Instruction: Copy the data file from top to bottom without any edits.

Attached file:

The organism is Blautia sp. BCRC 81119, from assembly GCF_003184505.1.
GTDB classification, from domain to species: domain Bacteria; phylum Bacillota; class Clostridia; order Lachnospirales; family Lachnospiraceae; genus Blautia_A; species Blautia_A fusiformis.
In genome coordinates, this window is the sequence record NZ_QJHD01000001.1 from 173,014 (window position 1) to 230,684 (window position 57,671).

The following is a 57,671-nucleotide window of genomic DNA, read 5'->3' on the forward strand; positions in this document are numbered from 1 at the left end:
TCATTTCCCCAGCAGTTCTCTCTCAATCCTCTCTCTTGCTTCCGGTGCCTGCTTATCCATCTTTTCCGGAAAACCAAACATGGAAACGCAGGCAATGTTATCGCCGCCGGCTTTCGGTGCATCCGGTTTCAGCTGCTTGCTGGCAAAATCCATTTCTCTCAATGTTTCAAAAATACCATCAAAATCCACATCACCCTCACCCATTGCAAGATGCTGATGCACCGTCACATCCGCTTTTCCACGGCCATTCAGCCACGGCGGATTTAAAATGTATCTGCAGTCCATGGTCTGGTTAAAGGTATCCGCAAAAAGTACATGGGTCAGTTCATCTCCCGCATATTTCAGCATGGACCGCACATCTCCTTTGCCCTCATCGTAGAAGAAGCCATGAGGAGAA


The organism is Blautia sp. BCRC 81119, from assembly GCF_003184505.1.
GTDB classification, from domain to species: domain Bacteria; phylum Bacillota; class Clostridia; order Lachnospirales; family Lachnospiraceae; genus Blautia_A; species Blautia_A fusiformis.
In genome coordinates, this window is the sequence record NZ_QJHD01000001.1 from 173,014 (window position 1) to 230,684 (window position 57,671).

The following is a 57,671-nucleotide window of genomic DNA, read 5'->3' on the forward strand; positions in this document are numbered from 1 at the left end:
TCATTTCCCCAGCAGTTCTCTCTCAATCCTCTCTCTTGCTTCCGGTGCCTGCTTATCCATCTTTTCCGGAAAACCAAACATGGAAACGCAGGCAATGTTATCGCCGCCGGCTTTCGGTGCATCCGGTTTCAGCTGCTTGCTGGCAAAATCCATTTCTCTCAATGTTTCAAAAATACCATCAAAATCCACATCACCCTCACCCATTGCAAGATGCTGATGCACCGTCACATCCGCTTTTCCACGGCCATTCAGCCACGGCGGATTTAAAATGTATCTGCAGTCCATGGTCTGGTTAAAGGTATCCGCAAAAAGTACATGGGTCAGTTCATCTCCCGCATATTTCAGCATGGACCGCACATCTCCTTTGCCCTCATCGTAGAAGAAGCCATGAGGAGAA